This time round Skipper was enrolled in a chemotherapeutic protocol. Periodically, he would receive four days of toxic medications. These rounds were scheduled at monthly intervals. The initial treatment regimen knocked him down, but soon he was up and active again. The second round was worse. The morning before the trip to the hospital, Skipper’s grandmother was helping him to put on his socks when he made his small request: “Please, Grandma, help me to not be afraid.”

What do you say to a 4-year-old? What sort of reassurance do you offer? How far out on the limb do you go?

At that age, reassurance takes on the mantel of love. Words help, touch helps, doing an activity together helps. We work with whatever tools we have.

Sometime later after I heard this story, I drove to a local bookstore to browse the shelves in the children’s section. It proved difficult to locate a specific book, because they are categorized under different genres according to the perceptions of the adults who work in these areas. For the young child, a book is a story—nothing more, nothing less. Its category means nothing—it is only the story that holds meaning.

I made my selection and paid at the register. I laid the parcel on the seat beside me as I climbed into my car. I hand carried the book to the house that I had last visited years ago. Tucked in among the towering pines, it was still there, just as I had remembered it: neat and trim, well cared for.

With a short stammer of inadequate words I placed the gift into the hands of the grandmother I had come to know over the past decade. She invited me to come in, and we sat among the plants in the conservatory and talked a long while about children and grandchildren, parenting and grandparenting, love and tough love.

She gifted me a poem by one of her favorite writers, Wendell Berry.

When despair for the world grows in me
And I wake in the night at the least sound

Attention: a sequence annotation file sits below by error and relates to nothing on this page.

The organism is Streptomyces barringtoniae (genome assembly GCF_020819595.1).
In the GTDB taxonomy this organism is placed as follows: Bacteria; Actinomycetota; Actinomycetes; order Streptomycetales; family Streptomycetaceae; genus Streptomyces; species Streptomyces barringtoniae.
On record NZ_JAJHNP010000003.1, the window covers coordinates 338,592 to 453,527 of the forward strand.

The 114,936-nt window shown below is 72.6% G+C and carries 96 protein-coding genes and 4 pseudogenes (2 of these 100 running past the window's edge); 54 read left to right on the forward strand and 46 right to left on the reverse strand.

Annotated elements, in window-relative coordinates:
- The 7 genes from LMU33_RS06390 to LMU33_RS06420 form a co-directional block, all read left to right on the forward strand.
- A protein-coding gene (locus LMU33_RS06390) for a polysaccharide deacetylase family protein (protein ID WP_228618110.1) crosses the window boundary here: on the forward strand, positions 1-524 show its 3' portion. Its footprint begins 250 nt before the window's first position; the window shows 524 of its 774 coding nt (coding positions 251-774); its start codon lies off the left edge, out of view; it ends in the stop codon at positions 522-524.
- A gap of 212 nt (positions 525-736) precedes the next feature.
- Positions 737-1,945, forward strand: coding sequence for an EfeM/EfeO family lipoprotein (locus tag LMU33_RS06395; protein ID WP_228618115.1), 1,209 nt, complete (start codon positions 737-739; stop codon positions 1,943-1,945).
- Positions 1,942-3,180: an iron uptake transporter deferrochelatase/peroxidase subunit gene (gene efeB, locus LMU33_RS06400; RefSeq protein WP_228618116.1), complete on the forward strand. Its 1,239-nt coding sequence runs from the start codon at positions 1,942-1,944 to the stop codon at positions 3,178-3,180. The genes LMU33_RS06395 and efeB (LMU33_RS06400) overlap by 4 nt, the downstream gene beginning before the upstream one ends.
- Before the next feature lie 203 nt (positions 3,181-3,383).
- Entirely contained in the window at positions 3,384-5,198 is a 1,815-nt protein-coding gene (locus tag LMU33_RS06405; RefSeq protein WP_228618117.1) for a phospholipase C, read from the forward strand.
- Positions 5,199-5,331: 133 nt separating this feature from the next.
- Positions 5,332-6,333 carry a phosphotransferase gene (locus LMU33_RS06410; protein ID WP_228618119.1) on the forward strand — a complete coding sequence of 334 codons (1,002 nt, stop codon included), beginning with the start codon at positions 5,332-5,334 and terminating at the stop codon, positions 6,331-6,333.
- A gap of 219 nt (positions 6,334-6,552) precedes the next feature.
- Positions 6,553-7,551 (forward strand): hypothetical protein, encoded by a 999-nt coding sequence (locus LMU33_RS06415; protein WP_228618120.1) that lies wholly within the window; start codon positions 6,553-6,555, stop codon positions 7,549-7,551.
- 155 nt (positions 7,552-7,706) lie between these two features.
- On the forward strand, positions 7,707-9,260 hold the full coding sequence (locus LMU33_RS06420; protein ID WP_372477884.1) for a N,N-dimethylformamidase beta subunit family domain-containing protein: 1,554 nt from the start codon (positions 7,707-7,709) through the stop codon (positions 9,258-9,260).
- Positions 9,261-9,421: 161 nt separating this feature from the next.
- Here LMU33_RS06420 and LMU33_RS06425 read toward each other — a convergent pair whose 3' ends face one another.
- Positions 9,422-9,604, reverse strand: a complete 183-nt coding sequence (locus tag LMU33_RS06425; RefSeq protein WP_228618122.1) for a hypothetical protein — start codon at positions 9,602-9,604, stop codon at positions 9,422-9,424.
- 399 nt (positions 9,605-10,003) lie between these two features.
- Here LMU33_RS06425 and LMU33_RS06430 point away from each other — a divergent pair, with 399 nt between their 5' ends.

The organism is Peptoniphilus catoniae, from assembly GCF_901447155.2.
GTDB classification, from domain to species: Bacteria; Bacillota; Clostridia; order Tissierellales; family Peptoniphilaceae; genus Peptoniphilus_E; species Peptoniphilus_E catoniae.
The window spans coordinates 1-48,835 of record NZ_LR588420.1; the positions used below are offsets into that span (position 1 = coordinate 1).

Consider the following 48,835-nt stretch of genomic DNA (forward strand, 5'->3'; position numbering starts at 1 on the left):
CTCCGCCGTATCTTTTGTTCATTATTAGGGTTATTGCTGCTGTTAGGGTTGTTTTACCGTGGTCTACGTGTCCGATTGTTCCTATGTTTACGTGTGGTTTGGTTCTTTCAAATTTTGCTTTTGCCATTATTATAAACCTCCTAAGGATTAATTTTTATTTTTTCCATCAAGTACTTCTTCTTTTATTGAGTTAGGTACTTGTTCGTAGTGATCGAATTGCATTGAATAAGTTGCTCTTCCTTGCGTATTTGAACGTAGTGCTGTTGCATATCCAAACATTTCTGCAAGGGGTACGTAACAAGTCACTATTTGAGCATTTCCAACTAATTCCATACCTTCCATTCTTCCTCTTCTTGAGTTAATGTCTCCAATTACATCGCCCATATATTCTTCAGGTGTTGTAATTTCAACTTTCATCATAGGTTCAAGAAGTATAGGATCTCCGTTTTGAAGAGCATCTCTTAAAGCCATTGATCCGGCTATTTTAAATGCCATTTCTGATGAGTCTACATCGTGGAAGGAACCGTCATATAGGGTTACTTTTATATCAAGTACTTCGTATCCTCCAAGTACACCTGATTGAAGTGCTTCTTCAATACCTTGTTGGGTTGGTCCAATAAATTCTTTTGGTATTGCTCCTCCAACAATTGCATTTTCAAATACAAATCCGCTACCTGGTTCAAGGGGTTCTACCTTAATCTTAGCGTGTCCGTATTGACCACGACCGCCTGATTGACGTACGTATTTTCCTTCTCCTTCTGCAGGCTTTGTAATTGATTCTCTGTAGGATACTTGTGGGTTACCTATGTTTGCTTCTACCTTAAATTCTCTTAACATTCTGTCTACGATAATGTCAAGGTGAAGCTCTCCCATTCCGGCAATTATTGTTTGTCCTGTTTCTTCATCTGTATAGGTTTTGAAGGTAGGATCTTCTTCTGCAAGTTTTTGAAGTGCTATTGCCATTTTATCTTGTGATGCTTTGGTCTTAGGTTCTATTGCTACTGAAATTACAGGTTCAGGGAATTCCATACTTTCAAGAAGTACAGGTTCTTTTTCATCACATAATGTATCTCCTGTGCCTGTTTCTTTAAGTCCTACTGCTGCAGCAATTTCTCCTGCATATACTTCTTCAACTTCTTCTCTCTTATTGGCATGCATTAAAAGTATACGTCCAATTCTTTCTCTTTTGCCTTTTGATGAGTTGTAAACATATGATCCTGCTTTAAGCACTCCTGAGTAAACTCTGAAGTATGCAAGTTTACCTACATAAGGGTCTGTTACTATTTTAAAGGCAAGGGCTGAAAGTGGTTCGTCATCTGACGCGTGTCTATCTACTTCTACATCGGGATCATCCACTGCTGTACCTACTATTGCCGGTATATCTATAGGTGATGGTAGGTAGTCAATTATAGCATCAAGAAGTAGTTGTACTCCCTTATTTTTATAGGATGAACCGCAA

In fear of what my life and my children’s lives may be,
I go and lie down where the wood drake
Rests in his beauty on the water, and the great heron feeds.
I come into the peace of wild things
Who do not tax their lives with forethought of grief.
I come into the presence of still water.
And I feel above me the day-blind stars
Waiting with their light.
For a time I rest in the grace of the world, and am free.

At my age, reassurance takes on the form of caring. We learn to care for one another as best as we can, with whatever tools we can muster.

The Sensual Sea

When I was young, shortly after I turned twenty, I shipped out of Boston on a cutter bound for thirty-six days in the north Atlantic.  On the way out, we lay over for a night in St. Johns.  From the flying bridge I still recall seeing the red cliffs of Newfoundland rising suddenly out of the sea in the morning sun, still remember slipping through the tight channel into the calm water of the cozy port, still picture the quaint weathered houses packed side by side along the terraced streets above the harbor.

Later, on southern voyages, I would survey the swells of the Caribbean for giant sea turtles while flying fish darted out from the bow as it surged through the blue water.  Watching the swells rise and fall away at your feet, you understood what sailors meant when they said that the sea breathed.

Hemingway wrote that la mar is what the Cuban pescadores call the sea when they love her.  For his old man, the sea was always feminine, even though in the Spanish language the sea is traditionally masculine, el mar.  “The old man always thought of her as feminine and as something that gave or withheld great favours, and if she did wild or wicked things it was because she could not help them.”

The Chilean poet Pablo Neruda incorporated sensual sea imagery into many of his compositions.  Here is an excerpt from his piece Oda al Mar (Ode to the Sea):

El mar
y cuánto mar
se sale de sí mismo
a cada rato,
dice que sí, que no,
que no, que no, que no,
dice que si, en azul,
en espuma, en galope,
dice que no, que no.
No puede estarse quieto,
me llamo mar, repite
pegando en una piedra
sin lograr convencerla —

“The sea moves in and out of itself each moment, saying first yes, then no; then no, no, no; then yes, in blue, in churning foam; then no, no. The sea can’t stay still: ‘My name is Sea’ it repeats, slapping against the rocks without convincing them.”

As a young man, Melville shipped out of Nantucket on a whaler and didn’t return for three years.  His nautical experiences aboard the Acushnet formed the basis for many of the narrative scenes in Moby Dick.  Here he records an impression of the sea in a chapter entitled “The Symphony”:

It was a clear steel-blue day.  The firmaments of air and sea were hardly separable in that all-pervading azure; only, the pensive air was transparently pure and soft, with a woman’s look, and the robust and man-like sea heaved with long, strong, lingering swells, as Samson’s chest in his sleep.

Hither, and thither, on high, glided the snow-white wings of small, unspeckled birds; these were the gentle thoughts of the feminine air; but to and fro in the deeps, far down in the bottomless blue, rushed mighty leviathans, sword-fish, and sharks; and these were the strong, troubled, murderous thinkings of the masculine sea.